6. Bottom line: CV is on the rise in this area, as most of Mexico and over half of up north and much or the world. People are slacking off with the precautions when they see things start opening up. Some hospitals are now where Italy and NYC were 3 months ago! People could have learned from those other mistakes! Conspiracy theories confuse many folks, some of whom now won't cooperate with contact tracers because they think they are some kind of government plot to follow them or some weird thing. We need to keep wearing the masks and staying home as much as possible until this is really really over, not in someone's fantasy version of it.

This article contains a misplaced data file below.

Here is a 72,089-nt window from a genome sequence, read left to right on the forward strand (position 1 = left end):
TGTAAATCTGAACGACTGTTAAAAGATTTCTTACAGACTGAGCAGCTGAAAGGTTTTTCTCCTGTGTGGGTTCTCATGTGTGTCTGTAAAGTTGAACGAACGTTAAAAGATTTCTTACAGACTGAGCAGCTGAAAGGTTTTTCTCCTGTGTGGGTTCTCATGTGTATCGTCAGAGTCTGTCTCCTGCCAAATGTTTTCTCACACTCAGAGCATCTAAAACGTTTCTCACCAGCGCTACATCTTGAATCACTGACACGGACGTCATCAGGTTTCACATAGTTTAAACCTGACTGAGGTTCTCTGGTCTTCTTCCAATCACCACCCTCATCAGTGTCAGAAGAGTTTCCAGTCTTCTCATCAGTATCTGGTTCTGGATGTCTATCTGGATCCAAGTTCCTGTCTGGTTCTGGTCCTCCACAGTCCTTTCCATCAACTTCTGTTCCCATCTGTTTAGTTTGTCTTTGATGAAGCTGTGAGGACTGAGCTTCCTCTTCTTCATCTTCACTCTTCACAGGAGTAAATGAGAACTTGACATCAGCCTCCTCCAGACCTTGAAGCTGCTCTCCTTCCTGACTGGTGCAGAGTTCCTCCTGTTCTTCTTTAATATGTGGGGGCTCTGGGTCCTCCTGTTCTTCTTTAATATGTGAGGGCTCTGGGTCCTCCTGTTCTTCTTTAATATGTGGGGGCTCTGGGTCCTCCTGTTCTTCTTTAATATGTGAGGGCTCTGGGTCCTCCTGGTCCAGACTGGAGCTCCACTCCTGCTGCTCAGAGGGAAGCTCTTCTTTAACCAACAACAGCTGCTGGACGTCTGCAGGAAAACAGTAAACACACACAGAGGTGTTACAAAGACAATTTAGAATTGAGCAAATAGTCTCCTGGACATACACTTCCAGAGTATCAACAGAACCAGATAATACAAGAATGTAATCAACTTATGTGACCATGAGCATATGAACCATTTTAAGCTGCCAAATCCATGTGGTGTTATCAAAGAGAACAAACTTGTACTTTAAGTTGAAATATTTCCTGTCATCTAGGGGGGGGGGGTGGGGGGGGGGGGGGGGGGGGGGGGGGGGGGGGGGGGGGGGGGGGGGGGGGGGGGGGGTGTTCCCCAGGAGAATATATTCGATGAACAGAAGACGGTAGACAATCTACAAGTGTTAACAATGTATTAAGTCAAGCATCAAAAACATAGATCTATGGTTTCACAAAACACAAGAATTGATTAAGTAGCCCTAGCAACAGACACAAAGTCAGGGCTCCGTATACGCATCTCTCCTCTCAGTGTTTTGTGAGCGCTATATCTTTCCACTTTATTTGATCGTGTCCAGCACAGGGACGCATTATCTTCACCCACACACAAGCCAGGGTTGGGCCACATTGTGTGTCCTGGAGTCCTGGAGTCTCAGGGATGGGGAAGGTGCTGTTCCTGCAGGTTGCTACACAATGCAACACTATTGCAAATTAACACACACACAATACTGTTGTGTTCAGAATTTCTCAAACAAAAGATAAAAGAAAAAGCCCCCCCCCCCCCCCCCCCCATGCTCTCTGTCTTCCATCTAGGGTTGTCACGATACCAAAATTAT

7. So many things have changed since then. I am pasting in an article I wrote about my very first trip here which had been published in a now defunct local Newsletter. I neglected to mention in this article how much I loved discovering the Ajijic Plaza in the evening when there were virtually no gringos there. Staying in a B&B, I had to go out to dinner every night and usually ended up there for a nice ice cream bar for dessert as I sat watching and absorbing everything. Before the Malecon was built in 2008-09 due to flooding caused by very high lake levels, the Plaza used to be the living room of the pueblo. Everyone of all ages would come out in the evenings to socialize while the little ones ran around happily playing, the teens and pre-teens walked around the plaza in a big circle, circulating and maybe flirting with one another. The parents and grandparents contentedly sat on the benches chatting and keeping a loose eye on everything. The whole vibe was so harmonious and cheerful, I felt like I had died and gone to heaven, which was a big factor in why I decided to move here. Please note I was unable to correct the bolding in a couple of paragraphs. Here is the article: MY TRIP TO A-SMALL-TOWN-IN-MEXICO-WHICH-SHALL-REMAIN-UN-NAMED-BECAUSE-THE-REAL-ESTATE-IS-ALREADY-OUT-OF-SIGHT There are no “sights” to see here; no touristy attractions, just a few quaint little villages on a lake, which one can slowly and quietly savor with all one’s senses. As I tried to write emails to friends from local internet cafes, though, I realized that what I was experiencing on my vacation in this colorful, warm, and laid back town was too much to describe in cliché postcard language. I was in a different world completely, in spite of the presence of an expat community, and I want to savor that memory, as well as convey it to others. The mountains of Mexico are home to numerous villages, towns and cities dating from the Spanish colonial era 400-500 years ago or longer. Since the Spanish didn’t completely obliterate the native cultures the way the English did in North America, there is a much stronger presence of these cultures, obvious in the colorful houses and crafts, music, numerous fiestas, other various local customs, in addition to the intangible vibes of the ancients. My accommodations were in a lovely B&B, the likes of which I could never afford in the states. At low season, the place was nearly empty most of the time. Even the American owners were away on their own vacation, so I had a chance to meet and get to know the hospitable gardener and his wife, the cook (for breakfast only), who were managing in the owners’ absence, giving me a good chance to work on my Spanish. There was about an acre of land with lovely fountains, a swimming pool, lawn and patio, which I often had to myself. The décor included many fascinating Mexican art objects and each room had a unique and colorful décor in the Mexican style. No TVs! Bueno!! Music was playing all the time in the main part of the house, as seems to be common in Mexico. Surprisingly, the 25-CD changer had such selections as Edith Piaf, Sarah Vaughn, and other big band artists, apparently the taste of the owners. I could have enjoyed doing nothing but hanging around this lovely abode, but I did want to get out and explore the town, and had to get to a local gym to practice for an upcoming audition on my way back to San Francisco. It turned out the gym was part of an old elegant hotel about a mile on the other side of town, a pleasant walk. One day, I decided to take the small local bus on the cobblestone streets, and experienced such a rocking and shaking - like a small earthquake - that I could barely stand up long enough to reach my seat. I have since gravitated to balancing myself and "surfing" the bus like I used to do on the "M" Streetcar in San Francisco. My mission each night was to search for a restaurant for dinner. Ambling slowly on the cobblestones and uneven and sometimes high sidewalks, I drank in all the sights and sounds that I could, while carefully watching my step. In the languid afternoons, I enjoyed the delicious Michoacan frozen fruit bars while sitting in the Plaza, watching life unfold in front of me, meeting people, unwinding completely. Ironically, some of the residents that I met were not retired, but had galleries or websites which occupied their time. Still, they found the time to visit with me, and I appreciate their hospitality. The Sights. The vivid colors everywhere jump out and truly wake up your mind and spirit, as well as your eyes. Houses are frequently painted in multi-colored schemes, sometimes with native style accents, or murals. From the streets you see long, high walls with gates, some of wrought iron that enabled you to peek into a courtyard, or solid huge doors, which hide everything. In addition to wrought-ironwork, another local specialty is colorful, custom tile work, used mostly in bathrooms and kitchens, floors, and occasional wall or door accents. The artistic touch is everywhere. Colorful tropical vegetation tumbles over many walls, adding even more hues and textures, a delight to behold. Every so often one sees a colorful and quaint shrine built to honor Our Lady of Guadalupe, the patron saint of Mexico - my favorite Mary, with her gorgeous, expansive aura. There are a good number of outdoor murals to be seen around town, on both public buildings and private homes. Many are mystical, some display historical aspects of the town or of Mexico in general, and some are just colorful folk art designs. Walking by one mural of a gigantic iguana, located on the wall of a bar, I made up my first Spanglish word – Iguanamente. To understand, you’d need to know your polite basics – (“nice to meet you”) “mucho gusto”, (“likewise”) “igualmente”. Some folks thought it was funny, but I’m still trying to figure out the meaning. Like and iguana? One truly unexpected sighting one afternoon, was that of a large circus parade slowly coming down the 2-land carretera, or highway which links several local towns (like pre-freeway USA). I had just purchased another disposable camera and was walking around, exploring, when I heard a siren. Seeing a large vehicle with flashing lights approaching slowly in the traffic, I assumed it was a fire truck. As it went by, I saw that it along with other trucks behind it, were towing large cages of wild animals – first zebras, then various wildcats and even a giraffe. The circus was being announced over a large audio system in the first vehicle. I don’t particularly care for wild animals in cages and circuses, but I must admit, I was so stunned by this incongruous sight, that I couldn’t manage to reach into my bag and unwrap the camera and take pictures. I just stood there dumbfounded and stared. I would be remiss if I didn’t mention the poverty that I saw – crumbling old stone and brick houses that were never painted, and a certain amount of litter strewn about in some areas. The town is a hodge-podge of nice homes interspersed with poor ones, or vice versa. There is no zoning as we know it. However, there was always a feeling of simple dignity even in the poor areas. I never felt threatened, as I would in a poor neighborhood in the states. The Sounds. Between the busy winter and medium busy summer gringo seasons, the village was probably at its quietest. Very little car traffic, as most Mexicans do not own cars. Upon arriving around 6PM on a hot day, I needed to stretch my legs and find someplace to eat. Having memorized the basic layout of the town from seeing maps on the internet, I set out. As the evening light slowly dimmed, people were at home, the typical cheerful up-tempo Mexican music was coming out of many different homes, happy kids were playing on the streets. The balmy climate has inspired a very indoor-outdoor lifestyle with many open-air rooms, so you can hear what is going on in many houses as you walk by. I decided I would smile and say “hola” to everyone I saw, and usually got a friendly and warm response from people of all ages. A soft breeze gently came up, and I eventually arrived at a restaurant which catered mostly to gringos. (Strangely enough, it was actually difficult to find Mexican food in the evenings, since that is family/home time to most Mexicans, who generally don’t go out to dine at night.) The restaurant was pleasant enough, open air, with a small stage for live music. An American solo-singer-guitarist played American MOR hits, which put me into a little shock, after the lovely cultural immersion I had just experienced. Another single woman came in looking for someone she was supposed to meet, who didn’t show. So, I invited her over and we started talking (over the loud gringo music, which was gradually getting on my nerves. Not what I came to Mexico for!) But, I saw how easy it was to meet people there. Later, I walked back to the B&B around the block, around dark. With no media to distract me, and having had a very long day travelling, I lay down in the grass and looked up at the stars. At this point I simply tuned into the soft, gentle, and most agreeable cacophony – exotic songbirds in the trees, church bells a few blocks away, cicadas which sounded like they must be a foot long (they’re not), the stereo gurgle of two fountains on either side of me, a gentle breeze in the trees, the clip-clop of horses sauntering by, music wafting over from different houses, a mother and child speaking to each other in sweet tones, the very occasional car going by. I was in pure bliss. A little later, all the dogs in town would routinely start barking, at what, I don’t know. Maybe it was their social hour. During the day, a common sound was that of the recorded voice of a man who sells fill-ups for the propane gas tanks that everyone has – no city gas lines there. He would slowly drive around the town with his loudspeaker, saying ga-a-a-as, ga-a-a-a-s. I would also hear various political advertising done in the same way, a car driving around with a recording going over a loudspeaker. At least I hope it was a recording, otherwise the speaker would get quite hoarse calling out all day! Many fiestas in Mexico start off at 5am with firecrackers and church bells waking people up for Mass, before they celebrate with parades, processions, food and live music and dancing for the rest of the day. I only heard firecrackers only once while there, coming from the neighboring village, so it wasn’t too loud. Knowing that the boom-boom was celebratory in nature, it didn’t cause the usual alarm one would feel in the states. Many roosters live here and there in the town, and you’ll hear them early on, also. I walked by a loud party one Sunday afternoon, which I could only hear over the walls, but not see. Big loud parties in Mexico are usually family affairs, with all the generations together laughing, enjoying music, dancing and dining. Again, no cause for alarm, as it would be in the US. The weather. Far from being bland, the lovely and temperate weather had a dynamic of its own. When I arrived in late May, the hottest time of the year, the temperature was around 85F, but dry, with nice breezes in the evening. Many shops and restaurants have a completely open wall to the street, so that being inside the building is still like being in a sidewalk café (hence the expression Hole in the Wall). The distinction between outdoor and indoor is most pleasantly blurred. The rainy season usually starts in mid-June, and I happened to experience a passionate and sudden windstorm one night, which lasted exactly two hours. It was almost dark and the power went out, and the handsome son of the gardener, who was acting as night watchman, brought me a couple of candles. Nothing else happened – we just chatted in our broken Spanish and English, and enjoyed the fury of the storm, which ended as suddenly as it started, and then, all was perfectly quiet. A couple of showers came up, as usual, in the evening or at night, which leaves the days mostly sunny. How convenient! One night I was in a charming little restaurant, with open eaves, located behind a small boutique. A sudden heavy rainstorm came up around the time I finished eating, and I was unable to leave. The senorita who had been my waitress insisted that I stay until the rain died down. Since the owner was a gringo (whose wife was from Oaxaca), there was American R&B playing. I ordered a hot chocolate, sang along with Ray Charles' Raelettes, and managed to ask the two senoritas (in Spanish!) if they would like to learn how to dance to this music. So, I showed them. We danced around together in the shop, and had a wonderful time. They were just darling, so kind and friendly. Eventually, the rain died down enough so I could walk home, the dusty cobblestone streets now washed clean and the air fresh and moist. The people. As in small towns everywhere, people are friendlier than in big cities. I said “hola” to most everyone going by, and usually got the same back. Various gringos would stop and chat. The pace of life there is so easygoing, that people normally do that, instead of rushing off in their busy, busy lives. I met an excellent photographer who has been in town for 20 years, had a gallery, and was very blended into the community. I met a naturopathic doctor and his wife who were managing a nearby B&B. We spoke of health matters and the state of things in the states, agreeing on much. I made several other acquaintances whom I would love to see again when I move down there. It was always a little adventure to relate to people in a new and foreign language, a humbling experience, but one that always gave me a little rush. I found that my zany side seemed to be well received there. Laughter seems to come easily to Mexicans. One remarkable woman I met was Conchita, who sat out on the beach every day, weaving and selling beautiful blankets and rugs. Every day, she would have to tear down her display and haul her stuff – somewhere – wherever she stayed. Obviously poor and shabby, she was walking up the sloping street from the beach one evening, pulling a huge load of her stuff in old plastic garbage bags on some sort of furniture dolly. I couldn’t believe she was doing this alone, so I got behind her and helped push. Finally, we got to her destination, where she paused and we tried to talk. Two young local men came along and joined us. One of them knew a little English, and I asked him why no one helped her. They chatted in Spanish, and he told me he couldn’t understand her very well because of her accent. She told him of her tragic story, how she had no children (anymore?) and her son had been killed in a car accident. The thing that amazed me was that she could still laugh and smile, and that she conveyed a true sense of inner peace. I told the young man to tell her I thought she was a saint. My photographer friend knew her and filled me in on her story. She was from Oaxaca, and had been driven off her ancestral land, and sat on the street corner and cried every day for six months after her son was killed. She showed up in a postcard that I bought, her picture was in a local magazine in an article by a therapist, and a painting of her was in a book given to me by my photographer friend, just before meeting her. Sometimes it feels like a real blessing to meet someone - like her. Later that evening, while walking around, the two young men passed me on the other side of the street, saying “hola” like friends. I kept having these delightful chance encounters there – one of the big reasons why I want to return. On the slightly scrubby lakeshore one Sunday, I saw kids playing in the water and mama rocking her husband in a hammock, smiling sweetly at him…such a peaceful scene. The children. Mexicans have a very strong love of family, and it shows in the happy and exuberant children I would see playing in the streets in the evening. Many of them looked almost too thin, but their energy at play seemed to indicate that they were indeed healthy. I saw a number of young girls who looked like budding high-fashion models, with their slender, elongated limbs and high cheekbones. Kids would be playing soccer on the cobblestones with great gusto, girls as well as boys, but not the two together. Since the cobblestone streets were being repaired, there were piles of dirt here and there around town. I came across a group of young girls playing Queen of the Mountain, running up and down the pile of dirt with delightful and giddy, giggly abandon. I saw young teenage mamas nursing their babies. I saw teenagers out with their grandmas. Two young girls were expertly riding horses on the beach with their father. The day after the big windstorm, there was debris to be cleaned up. In the street, I saw a young girl with her little brother who was proudly pushing a full size wheelbarrow, probably on their way to help clean up. Kids do work there, especially when poor. But the little boy had a great big smile on his face. Hey, it’s fun to help the grownups do something useful! Had I had my camera handy, I’m sure the kids would have been mystified as to why I would photograph such a simple, but delightful moment. The Upshot. My retirement can’t come a day too soon! I find myself yearning to be in the land of the real Counter Culture to the U.S. It’s only recently dawned on me what a strong link there was between Mexican culture and the 60’s psychedelic scene in San Francisco where I came of age. Various hipsters were hanging out in Mexico and bringing back elements of the culture – the colorful beads, the embroidered clothes, the relaxed attitude, enjoyment of music, dance, festivities, as well as some mind-expanding native plants. Now I realize why people started painting the SF Victorian houses in bright multi-colors. Obviously, someone had been to Mexico, and wanted to put a little color into our neutral-toned cityscape. What a concept! Things don’t have to be drab! Colors live! Iguanamente!!